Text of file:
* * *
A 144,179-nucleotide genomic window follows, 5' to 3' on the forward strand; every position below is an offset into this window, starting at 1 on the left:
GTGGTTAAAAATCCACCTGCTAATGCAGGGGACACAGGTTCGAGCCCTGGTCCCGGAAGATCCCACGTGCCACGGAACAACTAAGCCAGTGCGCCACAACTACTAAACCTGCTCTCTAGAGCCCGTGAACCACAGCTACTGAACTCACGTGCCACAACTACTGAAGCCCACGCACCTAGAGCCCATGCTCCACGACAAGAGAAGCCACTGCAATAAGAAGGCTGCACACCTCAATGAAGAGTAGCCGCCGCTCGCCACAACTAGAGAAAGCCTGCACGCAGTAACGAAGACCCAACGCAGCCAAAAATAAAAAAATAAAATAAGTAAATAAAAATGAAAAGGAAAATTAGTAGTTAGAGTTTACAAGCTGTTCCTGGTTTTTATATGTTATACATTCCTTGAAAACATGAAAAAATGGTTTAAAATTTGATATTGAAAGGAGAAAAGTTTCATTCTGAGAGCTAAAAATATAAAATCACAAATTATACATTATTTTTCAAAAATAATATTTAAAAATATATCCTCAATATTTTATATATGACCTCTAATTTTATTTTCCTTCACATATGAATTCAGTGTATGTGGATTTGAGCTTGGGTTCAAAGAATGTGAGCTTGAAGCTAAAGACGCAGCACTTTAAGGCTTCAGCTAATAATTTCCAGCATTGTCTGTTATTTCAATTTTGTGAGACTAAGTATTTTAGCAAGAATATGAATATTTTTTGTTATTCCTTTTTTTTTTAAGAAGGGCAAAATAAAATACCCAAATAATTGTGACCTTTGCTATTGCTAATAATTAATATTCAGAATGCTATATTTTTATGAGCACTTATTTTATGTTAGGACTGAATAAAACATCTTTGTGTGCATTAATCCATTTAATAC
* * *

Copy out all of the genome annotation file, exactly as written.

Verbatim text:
A 144,179-nucleotide genomic window follows, 5' to 3' on the forward strand; every position below is an offset into this window, starting at 1 on the left:
GTGGTTAAAAATCCACCTGCTAATGCAGGGGACACAGGTTCGAGCCCTGGTCCCGGAAGATCCCACGTGCCACGGAACAACTAAGCCAGTGCGCCACAACTACTAAACCTGCTCTCTAGAGCCCGTGAACCACAGCTACTGAACTCACGTGCCACAACTACTGAAGCCCACGCACCTAGAGCCCATGCTCCACGACAAGAGAAGCCACTGCAATAAGAAGGCTGCACACCTCAATGAAGAGTAGCCGCCGCTCGCCACAACTAGAGAAAGCCTGCACGCAGTAACGAAGACCCAACGCAGCCAAAAATAAAAAAATAAAATAAGTAAATAAAAATGAAAAGGAAAATTAGTAGTTAGAGTTTACAAGCTGTTCCTGGTTTTTATATGTTATACATTCCTTGAAAACATGAAAAAATGGTTTAAAATTTGATATTGAAAGGAGAAAAGTTTCATTCTGAGAGCTAAAAATATAAAATCACAAATTATACATTATTTTTCAAAAATAATATTTAAAAATATATCCTCAATATTTTATATATGACCTCTAATTTTATTTTCCTTCACATATGAATTCAGTGTATGTGGATTTGAGCTTGGGTTCAAAGAATGTGAGCTTGAAGCTAAAGACGCAGCACTTTAAGGCTTCAGCTAATAATTTCCAGCATTGTCTGTTATTTCAATTTTGTGAGACTAAGTATTTTAGCAAGAATATGAATATTTTTTGTTATTCCTTTTTTTTTTAAGAAGGGCAAAATAAAATACCCAAATAATTGTGACCTTTGCTATTGCTAATAATTAATATTCAGAATGCTATATTTTTATGAGCACTTATTTTATGTTAGGACTGAATAAAACATCTTTGTGTGCATTAATCCATTTAATAC